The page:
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Administrative: That Line Has Been Disconnected.

As I continue to cut ties to Twitter, I realised WordPress pushes new post notifications to my main Twitter account. This will be the last blog post that does this; no blog posts after today will post a notification to my Twitter feed. If you’re using Twitter for notifications of updates to my blog, you will no longer see these notifications.

I invite you to continue and stop by to visit, follow with your favorite RSS client, or sign up for email notifications through the various buttons scattered about the site.

This blog turned 17 years old earlier this month. I have no intention of slowing down my efforts around here and honestly, with the distraction of Twitter removed from my life I may get back to more frequent updates.

I’m inviting folks to click the “Tell Me Something Good” link at the top of my page to leave a comment that spreads good news with the world. I think we need more of that.

And as always, please be kind to one another. Thanks for stopping by.

Let’s Talk About Apostrophes.

The dumbing down of America is never more obvious than when folks try to use an apostrophe in their prose. After they look up the word prose to understand what it means in this context, folks begin throwing apostrophes around with unbridled abandonment in an effort to segregate letters they feel do not belong together. 

Below are some examples of the proper use of the apostrophe. For those wondering what an apostrophe is, it’s sometimes called “the single quote” or as one woman once said in my college sophomore level English class, “the comma in the air”.

  • The frosting on the cake is chocolate. Therefore, the cake’s frosting is chocolate. Since there were actually two identical cakes, the cakes’ frosting is chocolate. You could say the cakes’s frosting is chocolate, but not a lot of people do it that way.
  • Many members of the Edwards family attended the reunion. There were many Edwardses. There were many Edwardses at the Reunion of the Edwards. There were many at the Edwards’ Reunion.
  • Many members of the Kennedy family went down to the Cape. There were many Kennedys. There were many Kennedys at the vacation home. There were many people at the Kennedy’s vacation home.
  • Mr. and Mrs. Voss had many children.  They were the children of the Vosses. They were the Voss’ children.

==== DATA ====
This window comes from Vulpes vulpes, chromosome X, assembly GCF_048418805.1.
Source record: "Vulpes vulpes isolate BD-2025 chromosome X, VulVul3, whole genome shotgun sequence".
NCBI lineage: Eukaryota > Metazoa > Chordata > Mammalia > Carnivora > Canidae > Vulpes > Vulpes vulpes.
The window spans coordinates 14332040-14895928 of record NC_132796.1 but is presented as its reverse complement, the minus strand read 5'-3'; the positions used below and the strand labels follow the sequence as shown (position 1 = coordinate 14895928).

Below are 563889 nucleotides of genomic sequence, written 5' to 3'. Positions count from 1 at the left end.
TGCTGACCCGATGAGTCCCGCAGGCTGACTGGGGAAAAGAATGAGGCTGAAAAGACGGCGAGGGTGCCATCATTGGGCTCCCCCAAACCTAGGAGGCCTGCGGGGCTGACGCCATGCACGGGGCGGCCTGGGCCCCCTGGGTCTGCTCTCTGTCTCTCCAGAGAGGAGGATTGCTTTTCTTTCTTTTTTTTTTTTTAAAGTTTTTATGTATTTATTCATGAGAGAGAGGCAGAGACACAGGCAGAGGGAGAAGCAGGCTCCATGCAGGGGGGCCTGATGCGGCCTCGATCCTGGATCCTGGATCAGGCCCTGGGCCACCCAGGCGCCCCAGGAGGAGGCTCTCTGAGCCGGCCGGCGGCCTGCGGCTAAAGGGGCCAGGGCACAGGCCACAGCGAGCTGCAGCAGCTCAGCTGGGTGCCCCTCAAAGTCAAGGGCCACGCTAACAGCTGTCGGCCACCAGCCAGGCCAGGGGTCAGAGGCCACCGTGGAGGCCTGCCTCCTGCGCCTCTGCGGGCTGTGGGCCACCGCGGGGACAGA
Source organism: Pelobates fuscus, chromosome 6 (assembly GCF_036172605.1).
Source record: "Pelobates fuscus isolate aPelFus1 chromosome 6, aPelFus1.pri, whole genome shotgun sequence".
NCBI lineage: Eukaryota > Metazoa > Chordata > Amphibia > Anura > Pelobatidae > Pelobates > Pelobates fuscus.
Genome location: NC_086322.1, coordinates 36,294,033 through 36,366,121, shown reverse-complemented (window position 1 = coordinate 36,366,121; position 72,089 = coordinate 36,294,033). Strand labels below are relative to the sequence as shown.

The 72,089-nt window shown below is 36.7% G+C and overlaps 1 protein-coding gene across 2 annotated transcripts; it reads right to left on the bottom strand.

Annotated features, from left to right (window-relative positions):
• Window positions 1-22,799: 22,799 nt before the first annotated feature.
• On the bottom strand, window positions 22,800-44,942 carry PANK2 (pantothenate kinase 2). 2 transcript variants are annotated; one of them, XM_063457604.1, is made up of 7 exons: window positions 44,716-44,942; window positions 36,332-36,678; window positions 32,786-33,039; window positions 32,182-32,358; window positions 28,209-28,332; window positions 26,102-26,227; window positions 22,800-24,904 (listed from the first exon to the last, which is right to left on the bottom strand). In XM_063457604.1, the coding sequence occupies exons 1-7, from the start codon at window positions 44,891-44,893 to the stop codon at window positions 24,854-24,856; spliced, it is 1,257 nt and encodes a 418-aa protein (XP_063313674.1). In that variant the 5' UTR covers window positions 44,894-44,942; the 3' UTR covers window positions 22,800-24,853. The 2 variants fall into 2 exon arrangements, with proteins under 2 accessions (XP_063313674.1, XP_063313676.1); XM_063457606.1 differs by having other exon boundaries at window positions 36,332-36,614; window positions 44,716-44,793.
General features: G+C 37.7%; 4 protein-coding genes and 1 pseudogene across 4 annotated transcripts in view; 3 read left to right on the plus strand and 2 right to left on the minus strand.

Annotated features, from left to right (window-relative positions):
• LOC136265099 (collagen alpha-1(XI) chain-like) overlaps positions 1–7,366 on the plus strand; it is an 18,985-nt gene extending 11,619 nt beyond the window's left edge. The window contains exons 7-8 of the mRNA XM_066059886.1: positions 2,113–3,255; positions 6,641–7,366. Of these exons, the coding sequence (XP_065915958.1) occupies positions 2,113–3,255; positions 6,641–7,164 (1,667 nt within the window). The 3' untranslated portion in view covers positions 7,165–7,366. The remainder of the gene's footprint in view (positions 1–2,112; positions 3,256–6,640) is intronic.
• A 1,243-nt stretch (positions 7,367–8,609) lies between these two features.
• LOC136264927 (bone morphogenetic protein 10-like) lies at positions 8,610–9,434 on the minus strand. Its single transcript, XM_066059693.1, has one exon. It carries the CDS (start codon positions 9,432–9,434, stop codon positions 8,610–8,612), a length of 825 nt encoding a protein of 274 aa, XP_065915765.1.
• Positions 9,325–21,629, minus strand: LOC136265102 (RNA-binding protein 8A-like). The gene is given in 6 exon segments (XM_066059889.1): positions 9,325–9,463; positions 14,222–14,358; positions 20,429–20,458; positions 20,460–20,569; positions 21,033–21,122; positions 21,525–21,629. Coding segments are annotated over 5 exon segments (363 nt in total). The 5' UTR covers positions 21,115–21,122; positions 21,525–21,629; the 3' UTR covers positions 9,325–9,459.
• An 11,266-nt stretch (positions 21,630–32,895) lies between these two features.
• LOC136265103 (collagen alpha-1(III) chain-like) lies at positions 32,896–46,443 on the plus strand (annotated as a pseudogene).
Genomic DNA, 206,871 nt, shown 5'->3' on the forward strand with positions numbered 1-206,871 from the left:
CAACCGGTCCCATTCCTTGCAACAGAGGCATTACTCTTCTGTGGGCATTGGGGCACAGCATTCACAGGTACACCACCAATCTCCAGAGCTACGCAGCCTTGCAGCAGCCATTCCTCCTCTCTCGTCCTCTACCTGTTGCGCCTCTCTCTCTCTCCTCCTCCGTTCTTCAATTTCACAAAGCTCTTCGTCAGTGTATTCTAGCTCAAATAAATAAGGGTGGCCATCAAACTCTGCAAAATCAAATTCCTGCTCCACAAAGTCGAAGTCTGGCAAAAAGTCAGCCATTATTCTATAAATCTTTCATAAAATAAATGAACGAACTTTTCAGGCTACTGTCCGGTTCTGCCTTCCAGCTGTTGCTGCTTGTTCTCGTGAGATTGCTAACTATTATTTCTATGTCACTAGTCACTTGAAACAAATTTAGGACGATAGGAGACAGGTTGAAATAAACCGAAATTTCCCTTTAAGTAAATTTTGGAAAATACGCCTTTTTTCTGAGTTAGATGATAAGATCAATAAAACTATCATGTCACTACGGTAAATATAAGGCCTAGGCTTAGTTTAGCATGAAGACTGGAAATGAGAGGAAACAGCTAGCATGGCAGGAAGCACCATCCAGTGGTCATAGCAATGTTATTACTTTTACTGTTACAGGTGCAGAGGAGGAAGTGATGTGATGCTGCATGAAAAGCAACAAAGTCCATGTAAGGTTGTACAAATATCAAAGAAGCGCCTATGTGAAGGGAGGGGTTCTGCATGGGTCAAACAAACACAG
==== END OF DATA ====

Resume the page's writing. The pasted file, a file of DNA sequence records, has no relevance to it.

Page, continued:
• Mr. Jones has a car. It’s Mr. Jones’ car or it can be Mr. Jones’s car, but it’s NEVER Mr. Jone’s car, because the car belongs to Mr. Jones, not Mr. Jone.
  • The cat has food. It’s his food. Actually we don’t know if the cat is male or female, so it’s its food.
  • It is a wonderful day. It’s a wonderful day.
  • Be a hero with the zero. Heroes gives zeroes the ‘es’ they deserve.


Everyone has their own journey. One of the cool things about being human is we are each unique. No one else in the entire universe will experience a moment the same way you do. We may see the same things, but we don’t feel the same things. Only you truly know your own feelings.

I was watching TED Talks while working today. Most of my TED Talk viewing selection is based around the responsible use of technology, especially when it comes to Internet Privacy. I enjoy educating myself on how much we compromise our privacy when we opt to go for the latest and greatest gadget experience. Education makes us better. I had finished a video when another was suggested. The cover snap included a tall, smiling woman who had a positive energy emanating from the screen. The title was intriguing, “I’ve lived as a man and a woman — here’s what I’ve learned”. The speaker was Paula Stone Williams. I’ve included a locally hosted link to the video at the top of this blog post.

As the title suggests, Paula speaks to her experiences as a trans woman from the perspective of not transitioning until later in life. She has plenty of first-hand knowledge to compare how society behaves towards men and women, specifically white men and white women. Her candor, storytelling style, and honesty made this a fascinating video for me to enjoy.

I consider myself fortunate that my soul feels mostly comfortable in this vehicle I’m using for this round of incarnation. Not everyone has that experience, and it’s important for us to educate ourselves about the journey of others, at least as far as it can be shared through storytelling. Learning about others gives us insight and perspective.

In a time when many are content to live within borders and their own little silo, perhaps it’d be better if we stepped outside and learned a bit about those around us.



Photo courtesy of Mashable.

Yesterday, Twitter part-time CEO Jack Dorsey announced the reasoning for not following the lead of other tech and social media companies and removing Alex Jones’ from Twitter. For those not familiar, Alex Jones is most associated with Infowars, a conspiracy/”alternative-facts” website known for spreading disinformation and perpetuating several conspiracy theories, including that the Sandy Hook school shooting was either staged or faked and that all of the grieving parents are paid actors. Parents of killed school children have relocated hundreds of miles away from their home in high security residences to avoid the loonies threatening them for being paid actors of what Jones calls a staged shooting. I’ve avoided Megyn Kelly and her schtick since she featured Jones on her Sunday night talk show on Father’s Day 2017.